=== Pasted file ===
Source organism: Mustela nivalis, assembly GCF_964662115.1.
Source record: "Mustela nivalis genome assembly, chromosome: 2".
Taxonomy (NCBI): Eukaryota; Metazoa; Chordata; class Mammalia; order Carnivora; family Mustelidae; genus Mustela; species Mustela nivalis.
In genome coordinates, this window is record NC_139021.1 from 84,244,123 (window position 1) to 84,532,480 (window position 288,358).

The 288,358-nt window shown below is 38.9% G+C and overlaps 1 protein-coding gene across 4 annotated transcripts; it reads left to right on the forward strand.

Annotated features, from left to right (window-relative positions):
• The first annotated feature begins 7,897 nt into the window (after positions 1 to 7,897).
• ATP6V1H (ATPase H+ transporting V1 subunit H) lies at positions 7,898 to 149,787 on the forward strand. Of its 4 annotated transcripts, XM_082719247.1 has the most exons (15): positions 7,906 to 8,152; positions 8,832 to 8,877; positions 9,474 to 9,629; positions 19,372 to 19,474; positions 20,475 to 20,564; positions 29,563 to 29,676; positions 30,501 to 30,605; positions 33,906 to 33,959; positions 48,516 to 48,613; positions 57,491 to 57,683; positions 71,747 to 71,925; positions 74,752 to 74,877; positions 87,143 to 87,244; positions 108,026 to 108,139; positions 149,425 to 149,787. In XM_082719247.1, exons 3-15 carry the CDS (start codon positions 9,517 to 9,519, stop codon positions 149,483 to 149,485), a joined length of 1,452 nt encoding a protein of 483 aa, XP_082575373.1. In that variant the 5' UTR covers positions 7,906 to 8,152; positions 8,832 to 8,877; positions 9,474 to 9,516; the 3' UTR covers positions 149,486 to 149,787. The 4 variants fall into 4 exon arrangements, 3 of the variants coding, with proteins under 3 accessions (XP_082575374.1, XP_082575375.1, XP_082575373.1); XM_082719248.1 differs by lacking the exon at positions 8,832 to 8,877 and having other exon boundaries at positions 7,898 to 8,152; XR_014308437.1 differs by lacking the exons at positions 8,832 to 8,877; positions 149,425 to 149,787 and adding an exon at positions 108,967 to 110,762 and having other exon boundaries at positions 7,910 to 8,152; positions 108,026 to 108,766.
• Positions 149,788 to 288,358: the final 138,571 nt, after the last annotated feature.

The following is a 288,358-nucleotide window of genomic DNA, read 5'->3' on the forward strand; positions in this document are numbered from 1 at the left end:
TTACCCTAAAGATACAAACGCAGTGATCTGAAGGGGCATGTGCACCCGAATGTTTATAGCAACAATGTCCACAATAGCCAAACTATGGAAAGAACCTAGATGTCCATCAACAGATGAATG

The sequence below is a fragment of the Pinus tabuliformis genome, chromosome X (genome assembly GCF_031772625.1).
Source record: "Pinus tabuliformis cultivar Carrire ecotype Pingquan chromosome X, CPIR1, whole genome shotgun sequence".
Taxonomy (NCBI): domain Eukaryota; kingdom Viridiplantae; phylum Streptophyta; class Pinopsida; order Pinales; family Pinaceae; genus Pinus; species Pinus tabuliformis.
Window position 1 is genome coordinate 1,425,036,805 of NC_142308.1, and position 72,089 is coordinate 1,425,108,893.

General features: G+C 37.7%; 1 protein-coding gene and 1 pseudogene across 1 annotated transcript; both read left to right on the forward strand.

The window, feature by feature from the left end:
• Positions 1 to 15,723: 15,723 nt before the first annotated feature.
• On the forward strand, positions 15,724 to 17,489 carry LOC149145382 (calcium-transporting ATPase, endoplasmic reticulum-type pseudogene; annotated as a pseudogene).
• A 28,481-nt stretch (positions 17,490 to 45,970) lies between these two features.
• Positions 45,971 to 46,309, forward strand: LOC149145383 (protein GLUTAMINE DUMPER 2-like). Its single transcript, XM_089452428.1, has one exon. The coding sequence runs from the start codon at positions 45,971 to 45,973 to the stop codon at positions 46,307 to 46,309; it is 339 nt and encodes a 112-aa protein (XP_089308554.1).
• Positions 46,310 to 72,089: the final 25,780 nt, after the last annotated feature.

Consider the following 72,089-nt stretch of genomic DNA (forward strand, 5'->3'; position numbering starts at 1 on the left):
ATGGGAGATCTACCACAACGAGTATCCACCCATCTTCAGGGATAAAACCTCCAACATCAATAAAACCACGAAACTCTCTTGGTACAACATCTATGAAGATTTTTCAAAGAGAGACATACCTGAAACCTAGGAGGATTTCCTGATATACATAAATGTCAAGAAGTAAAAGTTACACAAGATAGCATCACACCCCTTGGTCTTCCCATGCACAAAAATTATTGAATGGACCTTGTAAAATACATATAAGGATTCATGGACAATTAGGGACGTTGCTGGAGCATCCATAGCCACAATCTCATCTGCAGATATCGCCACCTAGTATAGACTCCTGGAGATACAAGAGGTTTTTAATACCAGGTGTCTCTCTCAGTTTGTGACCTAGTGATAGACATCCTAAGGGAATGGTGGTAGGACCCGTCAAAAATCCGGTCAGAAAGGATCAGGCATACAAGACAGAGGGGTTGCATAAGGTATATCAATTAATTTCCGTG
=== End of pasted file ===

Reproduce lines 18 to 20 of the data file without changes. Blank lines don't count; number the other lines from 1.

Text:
• Positions 1 to 15,723: 15,723 nt before the first annotated feature.
• On the forward strand, positions 15,724 to 17,489 carry LOC149145382 (calcium-transporting ATPase, endoplasmic reticulum-type pseudogene; annotated as a pseudogene).
• A 28,481-nt stretch (positions 17,490 to 45,970) lies between these two features.